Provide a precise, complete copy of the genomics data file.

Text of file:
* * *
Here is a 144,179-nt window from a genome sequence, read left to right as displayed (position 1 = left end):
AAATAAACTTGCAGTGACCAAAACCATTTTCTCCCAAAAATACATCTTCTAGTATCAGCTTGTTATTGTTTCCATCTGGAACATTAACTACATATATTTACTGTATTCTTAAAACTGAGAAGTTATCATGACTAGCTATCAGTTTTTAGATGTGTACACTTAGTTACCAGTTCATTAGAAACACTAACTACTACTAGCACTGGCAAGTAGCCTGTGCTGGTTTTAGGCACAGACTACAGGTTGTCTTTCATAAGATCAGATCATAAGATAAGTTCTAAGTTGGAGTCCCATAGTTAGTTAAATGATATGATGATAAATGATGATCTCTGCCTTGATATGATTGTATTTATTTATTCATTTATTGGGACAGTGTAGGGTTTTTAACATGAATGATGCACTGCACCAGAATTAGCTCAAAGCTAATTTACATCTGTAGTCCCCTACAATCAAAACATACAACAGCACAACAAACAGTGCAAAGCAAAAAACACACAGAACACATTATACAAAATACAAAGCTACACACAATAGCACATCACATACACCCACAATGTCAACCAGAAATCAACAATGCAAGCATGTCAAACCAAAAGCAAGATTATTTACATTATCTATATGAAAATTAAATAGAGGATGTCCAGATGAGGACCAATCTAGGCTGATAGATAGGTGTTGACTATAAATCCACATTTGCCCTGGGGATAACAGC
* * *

Here is a 144,179-nt window from a genome sequence, read left to right as displayed (position 1 = left end):
AAATAAACTTGCAGTGACCAAAACCATTTTCTCCCAAAAATACATCTTCTAGTATCAGCTTGTTATTGTTTCCATCTGGAACATTAACTACATATATTTACTGTATTCTTAAAACTGAGAAGTTATCATGACTAGCTATCAGTTTTTAGATGTGTACACTTAGTTACCAGTTCATTAGAAACACTAACTACTACTAGCACTGGCAAGTAGCCTGTGCTGGTTTTAGGCACAGACTACAGGTTGTCTTTCATAAGATCAGATCATAAGATAAGTTCTAAGTTGGAGTCCCATAGTTAGTTAAATGATATGATGATAAATGATGATCTCTGCCTTGATATGATTGTATTTATTTATTCATTTATTGGGACAGTGTAGGGTTTTTAACATGAATGATGCACTGCACCAGAATTAGCTCAAAGCTAATTTACATCTGTAGTCCCCTACAATCAAAACATACAACAGCACAACAAACAGTGCAAAGCAAAAAACACACAGAACACATTATACAAAATACAAAGCTACACACAATAGCACATCACATACACCCACAATGTCAACCAGAAATCAACAATGCAAGCATGTCAAACCAAAAGCAAGATTATTTACATTATCTATATGAAAATTAAATAGAGGATGTCCAGATGAGGACCAATCTAGGCTGATAGATAGGTGTTGACTATAAATCCACATTTGCCCTGGGGATAACAGC